The same cannot be said for Scholz’ Social Democratic party, the SPD. At the end of last week, it was their turn to ascend in what’s been described as a rollercoaster of an election campaign. The SPD rose to 24%; that’s higher than the CDU according to some surveys. If the phlegmatic polls are to be believed, the SPD are more popular than they’ve been in years.

Scholz is also by far the public’s favourite pick for Chancellor. Over the past few weeks, he has regularly been twice as popular as Baerbock and the CDU’s gaffe-prone Chancellor candidate, Armin Laschet. After a televised debate between the three last Sunday night, Scholz came out on top yet again, with the public tagging him “most likeable”. Conventional political science says Germans don’t vote for personalities (they vote for parties) – but it seems that Scholz is singlehandedly improving the SPD’s prospects. Or perhaps it’s just that, now that the vote is getting closer, the majority of Germans have decided they actually prefer to stick with what they know.

“I’m from East Germany originally,” one woman in her 50s working in a stationery shop told TNE, when asked if Germany needed major political change. “We already had a big political change,” she said, referring to reunification. “I know how complicated that can be. So I feel it would be better not have such a big change.”

Unlike Baerbock, Scholz is a known quality. He’s been variously described as stoic, pragmatic and dull. As one magazine put it, Scholz has “all the charm of a fishing boat captain in a Force 10 gale”.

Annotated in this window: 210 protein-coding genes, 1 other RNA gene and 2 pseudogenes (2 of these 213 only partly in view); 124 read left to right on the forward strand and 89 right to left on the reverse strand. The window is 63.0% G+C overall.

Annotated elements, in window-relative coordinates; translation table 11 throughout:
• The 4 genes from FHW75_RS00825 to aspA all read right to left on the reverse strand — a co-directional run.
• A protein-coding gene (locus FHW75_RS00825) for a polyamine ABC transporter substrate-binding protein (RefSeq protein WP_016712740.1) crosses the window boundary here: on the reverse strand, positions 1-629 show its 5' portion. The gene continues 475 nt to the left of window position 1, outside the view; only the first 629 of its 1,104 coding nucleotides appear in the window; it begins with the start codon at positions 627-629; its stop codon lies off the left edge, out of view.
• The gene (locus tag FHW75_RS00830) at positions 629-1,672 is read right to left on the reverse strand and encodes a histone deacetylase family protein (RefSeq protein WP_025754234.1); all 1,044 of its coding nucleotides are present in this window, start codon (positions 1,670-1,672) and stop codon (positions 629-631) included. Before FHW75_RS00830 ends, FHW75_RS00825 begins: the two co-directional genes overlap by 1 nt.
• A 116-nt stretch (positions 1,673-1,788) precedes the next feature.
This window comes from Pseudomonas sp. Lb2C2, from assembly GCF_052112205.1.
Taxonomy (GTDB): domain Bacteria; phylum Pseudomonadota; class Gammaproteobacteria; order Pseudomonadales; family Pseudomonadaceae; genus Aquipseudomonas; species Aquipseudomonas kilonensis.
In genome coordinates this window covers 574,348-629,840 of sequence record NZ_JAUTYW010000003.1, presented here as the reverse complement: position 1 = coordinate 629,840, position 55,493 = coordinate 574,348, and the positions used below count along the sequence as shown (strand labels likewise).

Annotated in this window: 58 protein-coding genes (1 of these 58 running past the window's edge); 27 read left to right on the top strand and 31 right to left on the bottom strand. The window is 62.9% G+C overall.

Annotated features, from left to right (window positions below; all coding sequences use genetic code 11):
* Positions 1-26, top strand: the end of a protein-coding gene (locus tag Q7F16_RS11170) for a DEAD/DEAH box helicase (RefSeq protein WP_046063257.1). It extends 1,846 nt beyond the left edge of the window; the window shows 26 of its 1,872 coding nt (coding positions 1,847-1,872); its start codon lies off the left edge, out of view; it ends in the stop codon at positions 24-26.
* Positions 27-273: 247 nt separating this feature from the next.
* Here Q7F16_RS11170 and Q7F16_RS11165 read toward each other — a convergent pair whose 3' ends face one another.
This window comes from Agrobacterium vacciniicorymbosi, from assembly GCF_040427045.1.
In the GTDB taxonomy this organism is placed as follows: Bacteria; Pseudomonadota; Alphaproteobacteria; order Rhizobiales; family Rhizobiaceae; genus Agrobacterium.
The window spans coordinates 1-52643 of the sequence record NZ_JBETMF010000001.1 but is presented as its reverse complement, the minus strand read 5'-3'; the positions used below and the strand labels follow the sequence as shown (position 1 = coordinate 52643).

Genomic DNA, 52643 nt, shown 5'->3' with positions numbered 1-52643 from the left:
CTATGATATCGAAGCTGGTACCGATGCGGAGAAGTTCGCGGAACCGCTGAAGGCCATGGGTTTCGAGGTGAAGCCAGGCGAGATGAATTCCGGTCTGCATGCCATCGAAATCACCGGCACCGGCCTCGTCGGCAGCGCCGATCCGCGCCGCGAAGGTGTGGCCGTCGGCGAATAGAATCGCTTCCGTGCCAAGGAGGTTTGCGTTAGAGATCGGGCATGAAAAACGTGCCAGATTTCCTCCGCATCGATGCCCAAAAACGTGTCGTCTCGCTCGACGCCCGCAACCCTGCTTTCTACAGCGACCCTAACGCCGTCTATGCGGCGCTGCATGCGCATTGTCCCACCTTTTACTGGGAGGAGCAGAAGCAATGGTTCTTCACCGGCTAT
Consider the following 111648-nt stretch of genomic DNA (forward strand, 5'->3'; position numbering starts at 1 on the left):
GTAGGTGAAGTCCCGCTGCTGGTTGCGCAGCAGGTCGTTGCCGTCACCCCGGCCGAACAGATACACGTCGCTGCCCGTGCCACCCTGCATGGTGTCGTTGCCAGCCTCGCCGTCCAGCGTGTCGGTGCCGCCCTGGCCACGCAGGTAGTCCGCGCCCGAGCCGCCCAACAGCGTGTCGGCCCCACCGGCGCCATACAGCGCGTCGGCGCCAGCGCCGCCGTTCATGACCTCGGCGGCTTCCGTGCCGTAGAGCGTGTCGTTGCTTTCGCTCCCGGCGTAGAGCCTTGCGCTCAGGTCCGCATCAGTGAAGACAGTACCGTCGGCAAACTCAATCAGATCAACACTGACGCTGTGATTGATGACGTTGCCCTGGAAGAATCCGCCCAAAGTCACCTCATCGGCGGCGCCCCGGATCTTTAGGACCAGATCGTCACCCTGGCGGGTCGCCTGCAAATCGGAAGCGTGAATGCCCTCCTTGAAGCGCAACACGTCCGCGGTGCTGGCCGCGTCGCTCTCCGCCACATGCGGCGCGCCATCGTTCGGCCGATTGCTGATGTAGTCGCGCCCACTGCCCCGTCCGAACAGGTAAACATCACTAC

But he’s been active at every level of politics: Mayor of the prosperous port town of Hamburg for seven years, he went on to shepherd the country’s emergency financial response to the COVID-19 pandemic and, in July this year, took visible part in negotiating a G20 agreement on taxing multinationals.

Some have suggested that Scholz, a 63-year-old centrist in his own left-leaning party, may well be the most natural successor to Merkel, who was a centrist in her own right-leaning one. Der Spiegel magazine recently devoted six pages to the “Merkel-ization” of the finance minister, noting that he has used the same phrase as Merkel when she campaigned. “They know me,” he said of German voters.

Perhaps also part of the German desire for continuity: According to official figures, almost 60% of 60.4 million voters here are over 50. First-time voters, like the two recent Potsdam graduates who wanted radical change, make up under 5%.

In the end though, and despite the media hype, Potsdam’s “duel of duels” is unlikely to end dramatically. Every eligible German gets two votes, one for the person they want to represent their district and the other, for a party.

Parties that get over 5% of votes at federal level get seats in parliament – this means, as party leaders, both Baerbock and Scholz are bound for the Bundestag after September 26 anyway, no matter who gets the direct mandate in Potsdam. In fact, the real contest will likely come after the ballots are counted. Because it’s then that both party leaders will face the complexities of coalition-building in a more splintered political landscape, where no single German party, or even two single German parties, can conjure up a majority.